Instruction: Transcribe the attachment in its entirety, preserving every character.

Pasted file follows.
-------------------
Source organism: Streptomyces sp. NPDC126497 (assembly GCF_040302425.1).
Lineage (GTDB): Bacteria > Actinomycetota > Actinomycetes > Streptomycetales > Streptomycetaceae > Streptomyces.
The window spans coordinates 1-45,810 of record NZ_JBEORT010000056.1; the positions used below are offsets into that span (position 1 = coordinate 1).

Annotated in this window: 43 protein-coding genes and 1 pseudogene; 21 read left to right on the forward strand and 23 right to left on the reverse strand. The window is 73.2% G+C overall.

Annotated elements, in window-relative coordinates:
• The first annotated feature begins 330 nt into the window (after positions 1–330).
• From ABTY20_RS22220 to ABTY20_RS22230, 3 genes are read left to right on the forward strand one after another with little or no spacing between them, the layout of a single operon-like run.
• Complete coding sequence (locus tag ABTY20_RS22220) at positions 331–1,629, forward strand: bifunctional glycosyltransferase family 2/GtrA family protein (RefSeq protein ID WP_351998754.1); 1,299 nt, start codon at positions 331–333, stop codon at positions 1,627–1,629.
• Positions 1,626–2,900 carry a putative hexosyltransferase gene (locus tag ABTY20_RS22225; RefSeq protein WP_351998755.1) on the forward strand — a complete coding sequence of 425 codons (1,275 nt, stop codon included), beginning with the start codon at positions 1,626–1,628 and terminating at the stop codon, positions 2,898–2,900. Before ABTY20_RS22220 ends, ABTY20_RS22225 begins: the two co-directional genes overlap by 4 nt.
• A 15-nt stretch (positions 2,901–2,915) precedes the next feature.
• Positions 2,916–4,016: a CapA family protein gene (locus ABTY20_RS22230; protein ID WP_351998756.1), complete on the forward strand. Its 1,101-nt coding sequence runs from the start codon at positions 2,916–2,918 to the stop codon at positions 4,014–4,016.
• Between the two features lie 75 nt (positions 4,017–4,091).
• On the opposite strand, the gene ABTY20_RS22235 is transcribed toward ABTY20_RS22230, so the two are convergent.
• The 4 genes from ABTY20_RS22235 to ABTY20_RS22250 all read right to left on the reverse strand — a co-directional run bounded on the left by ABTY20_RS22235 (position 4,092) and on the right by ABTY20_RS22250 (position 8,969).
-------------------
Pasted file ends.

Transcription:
Source organism: Streptomyces sp. NPDC126497 (assembly GCF_040302425.1).
Lineage (GTDB): Bacteria > Actinomycetota > Actinomycetes > Streptomycetales > Streptomycetaceae > Streptomyces.
The window spans coordinates 1-45,810 of record NZ_JBEORT010000056.1; the positions used below are offsets into that span (position 1 = coordinate 1).

Annotated in this window: 43 protein-coding genes and 1 pseudogene; 21 read left to right on the forward strand and 23 right to left on the reverse strand. The window is 73.2% G+C overall.

Annotated elements, in window-relative coordinates:
• The first annotated feature begins 330 nt into the window (after positions 1–330).
• From ABTY20_RS22220 to ABTY20_RS22230, 3 genes are read left to right on the forward strand one after another with little or no spacing between them, the layout of a single operon-like run.
• Complete coding sequence (locus tag ABTY20_RS22220) at positions 331–1,629, forward strand: bifunctional glycosyltransferase family 2/GtrA family protein (RefSeq protein ID WP_351998754.1); 1,299 nt, start codon at positions 331–333, stop codon at positions 1,627–1,629.
• Positions 1,626–2,900 carry a putative hexosyltransferase gene (locus tag ABTY20_RS22225; RefSeq protein WP_351998755.1) on the forward strand — a complete coding sequence of 425 codons (1,275 nt, stop codon included), beginning with the start codon at positions 1,626–1,628 and terminating at the stop codon, positions 2,898–2,900. Before ABTY20_RS22220 ends, ABTY20_RS22225 begins: the two co-directional genes overlap by 4 nt.
• A 15-nt stretch (positions 2,901–2,915) precedes the next feature.
• Positions 2,916–4,016: a CapA family protein gene (locus ABTY20_RS22230; protein ID WP_351998756.1), complete on the forward strand. Its 1,101-nt coding sequence runs from the start codon at positions 2,916–2,918 to the stop codon at positions 4,014–4,016.
• Between the two features lie 75 nt (positions 4,017–4,091).
• On the opposite strand, the gene ABTY20_RS22235 is transcribed toward ABTY20_RS22230, so the two are convergent.
• The 4 genes from ABTY20_RS22235 to ABTY20_RS22250 all read right to left on the reverse strand — a co-directional run bounded on the left by ABTY20_RS22235 (position 4,092) and on the right by ABTY20_RS22250 (position 8,969).